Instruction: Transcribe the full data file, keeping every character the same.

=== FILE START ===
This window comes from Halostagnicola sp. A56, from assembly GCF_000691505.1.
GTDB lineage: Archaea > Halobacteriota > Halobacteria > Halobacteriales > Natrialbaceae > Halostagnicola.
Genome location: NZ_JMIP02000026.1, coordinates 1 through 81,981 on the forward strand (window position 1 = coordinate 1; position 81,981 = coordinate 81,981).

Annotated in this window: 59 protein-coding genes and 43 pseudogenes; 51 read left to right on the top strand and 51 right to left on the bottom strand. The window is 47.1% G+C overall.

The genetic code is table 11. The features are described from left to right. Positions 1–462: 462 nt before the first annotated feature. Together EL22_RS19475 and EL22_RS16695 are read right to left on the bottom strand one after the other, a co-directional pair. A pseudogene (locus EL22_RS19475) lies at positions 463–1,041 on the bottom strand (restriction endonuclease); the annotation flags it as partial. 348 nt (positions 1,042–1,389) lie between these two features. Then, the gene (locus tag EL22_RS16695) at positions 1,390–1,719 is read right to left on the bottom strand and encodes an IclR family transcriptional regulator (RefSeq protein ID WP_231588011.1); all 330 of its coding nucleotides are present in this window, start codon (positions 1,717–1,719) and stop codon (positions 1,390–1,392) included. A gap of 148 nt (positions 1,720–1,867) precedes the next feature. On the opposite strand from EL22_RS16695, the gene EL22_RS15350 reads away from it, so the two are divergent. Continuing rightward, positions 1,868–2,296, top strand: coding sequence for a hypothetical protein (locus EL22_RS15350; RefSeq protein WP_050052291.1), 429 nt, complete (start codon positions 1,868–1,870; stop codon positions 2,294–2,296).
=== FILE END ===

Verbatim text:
This window comes from Halostagnicola sp. A56, from assembly GCF_000691505.1.
GTDB lineage: Archaea > Halobacteriota > Halobacteria > Halobacteriales > Natrialbaceae > Halostagnicola.
Genome location: NZ_JMIP02000026.1, coordinates 1 through 81,981 on the forward strand (window position 1 = coordinate 1; position 81,981 = coordinate 81,981).

Annotated in this window: 59 protein-coding genes and 43 pseudogenes; 51 read left to right on the top strand and 51 right to left on the bottom strand. The window is 47.1% G+C overall.

The genetic code is table 11. The features are described from left to right. Positions 1–462: 462 nt before the first annotated feature. Together EL22_RS19475 and EL22_RS16695 are read right to left on the bottom strand one after the other, a co-directional pair. A pseudogene (locus EL22_RS19475) lies at positions 463–1,041 on the bottom strand (restriction endonuclease); the annotation flags it as partial. 348 nt (positions 1,042–1,389) lie between these two features. Then, the gene (locus tag EL22_RS16695) at positions 1,390–1,719 is read right to left on the bottom strand and encodes an IclR family transcriptional regulator (RefSeq protein ID WP_231588011.1); all 330 of its coding nucleotides are present in this window, start codon (positions 1,717–1,719) and stop codon (positions 1,390–1,392) included. A gap of 148 nt (positions 1,720–1,867) precedes the next feature. On the opposite strand from EL22_RS16695, the gene EL22_RS15350 reads away from it, so the two are divergent. Continuing rightward, positions 1,868–2,296, top strand: coding sequence for a hypothetical protein (locus EL22_RS15350; RefSeq protein WP_050052291.1), 429 nt, complete (start codon positions 1,868–1,870; stop codon positions 2,294–2,296).